Engraving darkness

Dayton death metal scriptures

By Mike Ritchie

Photo: Johnnie Wallace (left) and Colin Glover of Engraved Darkness; photo: Mike Ritchie

Engraved Darkness has been around close to a decade. With the dripping black eyes of vocalist/guitarist Johnnie Wallace leading the charge, their current incarnation, helmed by Wallace, includes Forces of Nature’s Jimmy Rose on guitar, drummer Andy Hall, and bassist Colin Glover. Wallace also plays bass for Forces. “Johnnie came up with the band, we came along later,” the members say.

They find inspiration from the darkness of life’s hardships, history, and things considered evil. Lyrically, they paint with black, creating darkness-equals-the light imagery for listeners. “We choose to harness this energy and project it through our music,” Wallace says, preferring a blunt, brutal approach to their message, by exposing the inner darkness in each of us. “All the things that we bring into the light are significant pieces to us that are embodied in our craft.”

Death metal is a natural progression, Wallace says: “It’s what projects from me. When I started Engraved, I wanted to be one of the heaviest, most brutal bands ever. I listen to a lot of bands like Nile, real heavy, fast, and technical. I just wanted to be a death metal heavyweight, per se.”

Though the band’s opinion was Symbolic, Wallace’s favorite Death album was The Sound of Perseverance. “I like it a lot. Chuck Schuldiner’s a mastermind on that album, from start to finish. It was the first album I heard.”

Death metal’s been the most extreme form of metal for the band to play.

Wallace met Forces of Nature through Engraved. “I’ve always played guitar,” he adds, “I just starting playing bass to help them out.” Engraved started in December 2009. “I’ve been in Forces five and a half years, Engraved seven years, going on eight.”

Wallace went through several members to find a solid lineup, asking lots of people, including Eric “The Hammering Hobbit”  (I could not confirm this one line.)Barnes. It took a while, but he found solid players with shared ambition and interest.  Diabolical Scriptures, he thinks, was very fitting for the album title. It was more than just a song name.” It was released worldwide in April. “We did a local release last December and a press release for April.’

They have a few high profile gigs coming up, having played University of Dayton’s Metal in Strange Places Conference after party at Oddbody’s last Saturday, calling it a “great honor.”

Engraved Darkness returns to Oddbody’s, supporting Black Dahlia Murder, on Oct. 27. They will play at Rockstar Pro Arena, Nov.  26 with Tombs and Wolvhammer. They are semi-regulars at The Courtyard and Hanks Pub and have played in Indiana, Covington, Cincinnati, Columbus, and occasionally in Michigan.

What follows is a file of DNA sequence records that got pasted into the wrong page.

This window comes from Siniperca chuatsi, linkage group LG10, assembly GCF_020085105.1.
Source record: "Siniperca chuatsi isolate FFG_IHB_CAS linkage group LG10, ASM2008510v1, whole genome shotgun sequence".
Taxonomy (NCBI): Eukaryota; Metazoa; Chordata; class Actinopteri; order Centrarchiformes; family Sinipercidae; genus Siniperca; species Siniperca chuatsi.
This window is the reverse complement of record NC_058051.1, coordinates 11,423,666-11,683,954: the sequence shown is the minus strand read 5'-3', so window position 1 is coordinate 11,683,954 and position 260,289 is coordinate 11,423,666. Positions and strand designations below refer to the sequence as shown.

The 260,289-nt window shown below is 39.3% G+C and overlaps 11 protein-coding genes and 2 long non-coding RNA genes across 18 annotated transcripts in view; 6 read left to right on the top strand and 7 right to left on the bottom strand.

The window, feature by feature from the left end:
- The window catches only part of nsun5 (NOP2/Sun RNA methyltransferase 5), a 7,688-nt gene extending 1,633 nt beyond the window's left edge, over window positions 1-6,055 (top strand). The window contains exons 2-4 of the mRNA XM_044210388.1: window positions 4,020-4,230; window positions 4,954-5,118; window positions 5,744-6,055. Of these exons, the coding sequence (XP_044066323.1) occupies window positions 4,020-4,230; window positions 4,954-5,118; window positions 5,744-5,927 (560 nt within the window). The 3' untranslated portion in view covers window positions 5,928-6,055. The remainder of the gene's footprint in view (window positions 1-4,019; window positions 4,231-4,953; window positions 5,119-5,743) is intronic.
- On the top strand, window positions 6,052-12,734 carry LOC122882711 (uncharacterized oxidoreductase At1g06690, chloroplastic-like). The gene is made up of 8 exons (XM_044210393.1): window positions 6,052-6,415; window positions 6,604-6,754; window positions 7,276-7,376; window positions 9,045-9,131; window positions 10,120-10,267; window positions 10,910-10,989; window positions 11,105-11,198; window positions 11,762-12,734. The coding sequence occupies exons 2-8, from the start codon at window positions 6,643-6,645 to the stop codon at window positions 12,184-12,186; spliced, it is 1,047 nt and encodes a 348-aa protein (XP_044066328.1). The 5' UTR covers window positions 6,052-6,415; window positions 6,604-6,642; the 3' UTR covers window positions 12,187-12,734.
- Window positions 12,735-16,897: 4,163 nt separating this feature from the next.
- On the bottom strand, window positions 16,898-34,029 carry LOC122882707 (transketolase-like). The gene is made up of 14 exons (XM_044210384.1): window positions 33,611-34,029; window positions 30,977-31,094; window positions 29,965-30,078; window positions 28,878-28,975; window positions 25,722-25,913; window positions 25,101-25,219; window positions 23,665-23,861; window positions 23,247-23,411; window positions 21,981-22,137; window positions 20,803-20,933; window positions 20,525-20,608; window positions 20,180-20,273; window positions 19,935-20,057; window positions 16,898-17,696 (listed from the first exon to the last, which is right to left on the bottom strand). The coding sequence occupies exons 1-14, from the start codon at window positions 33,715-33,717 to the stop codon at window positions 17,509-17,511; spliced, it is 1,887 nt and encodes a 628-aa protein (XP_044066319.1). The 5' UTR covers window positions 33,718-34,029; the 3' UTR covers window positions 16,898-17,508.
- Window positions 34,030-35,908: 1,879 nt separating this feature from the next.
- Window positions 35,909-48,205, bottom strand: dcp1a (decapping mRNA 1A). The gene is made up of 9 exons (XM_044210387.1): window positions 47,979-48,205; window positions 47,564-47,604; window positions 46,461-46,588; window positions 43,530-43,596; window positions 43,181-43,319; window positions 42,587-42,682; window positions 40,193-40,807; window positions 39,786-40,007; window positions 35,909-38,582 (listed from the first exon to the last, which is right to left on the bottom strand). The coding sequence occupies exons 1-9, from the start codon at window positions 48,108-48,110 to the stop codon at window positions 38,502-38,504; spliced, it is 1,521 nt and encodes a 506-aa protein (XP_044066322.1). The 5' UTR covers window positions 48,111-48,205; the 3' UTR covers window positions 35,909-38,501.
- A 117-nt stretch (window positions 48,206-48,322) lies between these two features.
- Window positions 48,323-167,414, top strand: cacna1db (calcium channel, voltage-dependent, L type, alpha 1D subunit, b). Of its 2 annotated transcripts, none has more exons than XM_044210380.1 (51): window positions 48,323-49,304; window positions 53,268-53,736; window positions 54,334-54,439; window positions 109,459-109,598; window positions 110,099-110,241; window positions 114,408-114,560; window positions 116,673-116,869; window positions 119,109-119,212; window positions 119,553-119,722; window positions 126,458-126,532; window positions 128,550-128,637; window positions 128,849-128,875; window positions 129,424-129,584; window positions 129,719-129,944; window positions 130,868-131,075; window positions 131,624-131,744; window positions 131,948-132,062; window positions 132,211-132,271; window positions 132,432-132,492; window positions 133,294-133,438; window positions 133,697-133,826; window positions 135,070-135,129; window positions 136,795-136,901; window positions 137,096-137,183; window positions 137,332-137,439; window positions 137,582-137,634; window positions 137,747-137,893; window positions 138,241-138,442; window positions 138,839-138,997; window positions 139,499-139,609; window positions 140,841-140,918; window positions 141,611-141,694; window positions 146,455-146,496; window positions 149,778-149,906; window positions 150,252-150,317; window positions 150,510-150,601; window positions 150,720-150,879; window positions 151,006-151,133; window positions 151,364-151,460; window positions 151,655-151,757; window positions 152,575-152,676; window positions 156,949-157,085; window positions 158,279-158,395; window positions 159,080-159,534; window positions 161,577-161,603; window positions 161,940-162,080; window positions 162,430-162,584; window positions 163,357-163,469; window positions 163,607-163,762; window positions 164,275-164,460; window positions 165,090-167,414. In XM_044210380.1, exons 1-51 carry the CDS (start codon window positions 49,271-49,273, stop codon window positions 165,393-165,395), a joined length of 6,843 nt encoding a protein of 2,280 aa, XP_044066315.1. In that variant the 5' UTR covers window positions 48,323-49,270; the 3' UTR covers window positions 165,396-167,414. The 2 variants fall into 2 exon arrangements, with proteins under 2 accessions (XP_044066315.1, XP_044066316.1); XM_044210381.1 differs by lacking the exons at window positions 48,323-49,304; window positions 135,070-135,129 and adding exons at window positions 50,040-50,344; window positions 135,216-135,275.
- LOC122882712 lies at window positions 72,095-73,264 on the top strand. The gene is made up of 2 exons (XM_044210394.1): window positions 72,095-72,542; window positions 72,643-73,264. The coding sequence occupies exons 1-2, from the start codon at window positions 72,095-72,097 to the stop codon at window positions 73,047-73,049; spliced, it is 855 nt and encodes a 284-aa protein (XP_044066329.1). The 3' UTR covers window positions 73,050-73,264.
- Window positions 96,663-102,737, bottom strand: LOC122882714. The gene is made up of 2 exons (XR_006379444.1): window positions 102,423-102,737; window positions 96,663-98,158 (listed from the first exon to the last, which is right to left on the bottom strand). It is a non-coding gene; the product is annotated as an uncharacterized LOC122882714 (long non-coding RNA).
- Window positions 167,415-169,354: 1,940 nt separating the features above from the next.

If they could tour with any band, Wallace says, “I’d resurrect Death or Dissection.” He believes they’d get a good response touring with Nile or Beyond Creation. They’d also want to tour with Wretched and Full of Hell. “Cradle of Filth was always one of my biggest influences, same with Dimmu Borgir,” he says. “I’m not sure how their fans would take it, but we’d enjoy it.”

If Wallace could talk shop with one of his idols, he’d pick one of death metal’s founding fathers. “For pointers, it’d be Chuck Schuldiner. If I can’t resurrect him, it’d be Jon from Dissection.” Ex-Dimmu Borgir bassist I.C.S. Vortex is also a big influence on Wallace. “He’s incredible. If I had to choose one that was living, I’d choose him,” he says.

Like many metal musicians, Wallace is drawn to the darkness: “I like the horror and the evil side of things.” He claims the negativity that is around us is engraved in us. “By harnessing the bad stuff you’re dealing with, whatever is eating away at you,” he says, “you channel the ugliness in the world through a productive outlet.”

Engraved Darkness incorporates parts of history into the songs, discussing spiritual philosophies, including Baphomet, and being your own god. “I view religion as mythology. Believe in yourself and be a good person,” he says. “I believe in being a good person and the best version of you, and that’s portrayed in the songs.”

They’re also a part of Death Rot Productions, a local group of metal bands that promote and support each other led by Foul Stench’s King Stench.

“Engraved Darkness has always been my main focus,” Wallace says. “If Forces traveled, it’d depend on what Engraved is doing.” The band wants to keep its name fresh, doing at least one gig a month, while in the writing process. “I would say collectively, with the new material we have, we’re at the halfway point of a new album,” he adds.

“Music’s what I wanna do, just gotta make sure I can do it with Engraved, first and foremost, and make sure I can juggle where none suffer. I put 100 percent into every entity I become a part of.”

Before a show Wallace is always a cocktail of nerves and energy. “I always get that feeling before I play,” he adds. “It’s the high of the buildup. If I didn’t get it, there would be something wrong. You get up there, harness, and unleash it. The darkness inside you is engraved, all the meaningful stuff you constructed your songs with, piece it all together, and let it all out.”

To Engraved Darkness fans everywhere, he thanks them and urges, “Never settle. Always push yourself. Always push the envelope and pursue aspirations.”

For more information on Engraved Darkness, please visit EngravedDarkness.Bandcamp.com/Releases.

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Reach DCP freelance writer Mike Ritchie at MikeRitchie@DaytonCityPaper.com.

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